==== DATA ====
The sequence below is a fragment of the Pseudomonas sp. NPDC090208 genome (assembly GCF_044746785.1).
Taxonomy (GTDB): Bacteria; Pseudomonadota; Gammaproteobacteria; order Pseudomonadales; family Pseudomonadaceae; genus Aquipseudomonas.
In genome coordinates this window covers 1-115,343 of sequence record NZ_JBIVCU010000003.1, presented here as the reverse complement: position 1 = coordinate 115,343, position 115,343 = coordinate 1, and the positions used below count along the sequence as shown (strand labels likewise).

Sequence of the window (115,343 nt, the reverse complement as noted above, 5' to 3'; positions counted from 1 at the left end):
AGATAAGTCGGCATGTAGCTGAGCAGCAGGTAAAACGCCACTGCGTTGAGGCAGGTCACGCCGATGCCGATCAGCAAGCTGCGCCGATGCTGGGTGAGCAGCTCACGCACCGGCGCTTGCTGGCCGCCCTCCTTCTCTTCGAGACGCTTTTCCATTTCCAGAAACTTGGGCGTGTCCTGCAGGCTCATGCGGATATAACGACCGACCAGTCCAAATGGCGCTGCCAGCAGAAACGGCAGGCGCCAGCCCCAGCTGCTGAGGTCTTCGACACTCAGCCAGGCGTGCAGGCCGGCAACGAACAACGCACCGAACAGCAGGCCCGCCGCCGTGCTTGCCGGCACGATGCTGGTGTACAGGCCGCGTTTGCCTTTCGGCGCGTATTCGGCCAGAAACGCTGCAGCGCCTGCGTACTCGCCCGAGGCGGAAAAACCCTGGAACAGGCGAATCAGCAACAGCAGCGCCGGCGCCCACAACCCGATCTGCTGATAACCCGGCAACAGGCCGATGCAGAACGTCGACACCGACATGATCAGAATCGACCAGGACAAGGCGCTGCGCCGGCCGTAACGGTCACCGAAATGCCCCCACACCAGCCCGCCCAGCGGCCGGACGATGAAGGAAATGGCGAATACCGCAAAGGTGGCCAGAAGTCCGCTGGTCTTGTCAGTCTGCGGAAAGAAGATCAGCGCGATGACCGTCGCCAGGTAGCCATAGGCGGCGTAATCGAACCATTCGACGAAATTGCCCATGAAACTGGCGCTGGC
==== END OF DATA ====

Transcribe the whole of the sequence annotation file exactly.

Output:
The sequence below is a fragment of the Pseudomonas sp. NPDC090208 genome (assembly GCF_044746785.1).
Taxonomy (GTDB): Bacteria; Pseudomonadota; Gammaproteobacteria; order Pseudomonadales; family Pseudomonadaceae; genus Aquipseudomonas.
In genome coordinates this window covers 1-115,343 of sequence record NZ_JBIVCU010000003.1, presented here as the reverse complement: position 1 = coordinate 115,343, position 115,343 = coordinate 1, and the positions used below count along the sequence as shown (strand labels likewise).

Sequence of the window (115,343 nt, the reverse complement as noted above, 5' to 3'; positions counted from 1 at the left end):
AGATAAGTCGGCATGTAGCTGAGCAGCAGGTAAAACGCCACTGCGTTGAGGCAGGTCACGCCGATGCCGATCAGCAAGCTGCGCCGATGCTGGGTGAGCAGCTCACGCACCGGCGCTTGCTGGCCGCCCTCCTTCTCTTCGAGACGCTTTTCCATTTCCAGAAACTTGGGCGTGTCCTGCAGGCTCATGCGGATATAACGACCGACCAGTCCAAATGGCGCTGCCAGCAGAAACGGCAGGCGCCAGCCCCAGCTGCTGAGGTCTTCGACACTCAGCCAGGCGTGCAGGCCGGCAACGAACAACGCACCGAACAGCAGGCCCGCCGCCGTGCTTGCCGGCACGATGCTGGTGTACAGGCCGCGTTTGCCTTTCGGCGCGTATTCGGCCAGAAACGCTGCAGCGCCTGCGTACTCGCCCGAGGCGGAAAAACCCTGGAACAGGCGAATCAGCAACAGCAGCGCCGGCGCCCACAACCCGATCTGCTGATAACCCGGCAACAGGCCGATGCAGAACGTCGACACCGACATGATCAGAATCGACCAGGACAAGGCGCTGCGCCGGCCGTAACGGTCACCGAAATGCCCCCACACCAGCCCGCCCAGCGGCCGGACGATGAAGGAAATGGCGAATACCGCAAAGGTGGCCAGAAGTCCGCTGGTCTTGTCAGTCTGCGGAAAGAAGATCAGCGCGATGACCGTCGCCAGGTAGCCATAGGCGGCGTAATCGAACCATTCGACGAAATTGCCCATGAAACTGGCGCTGGC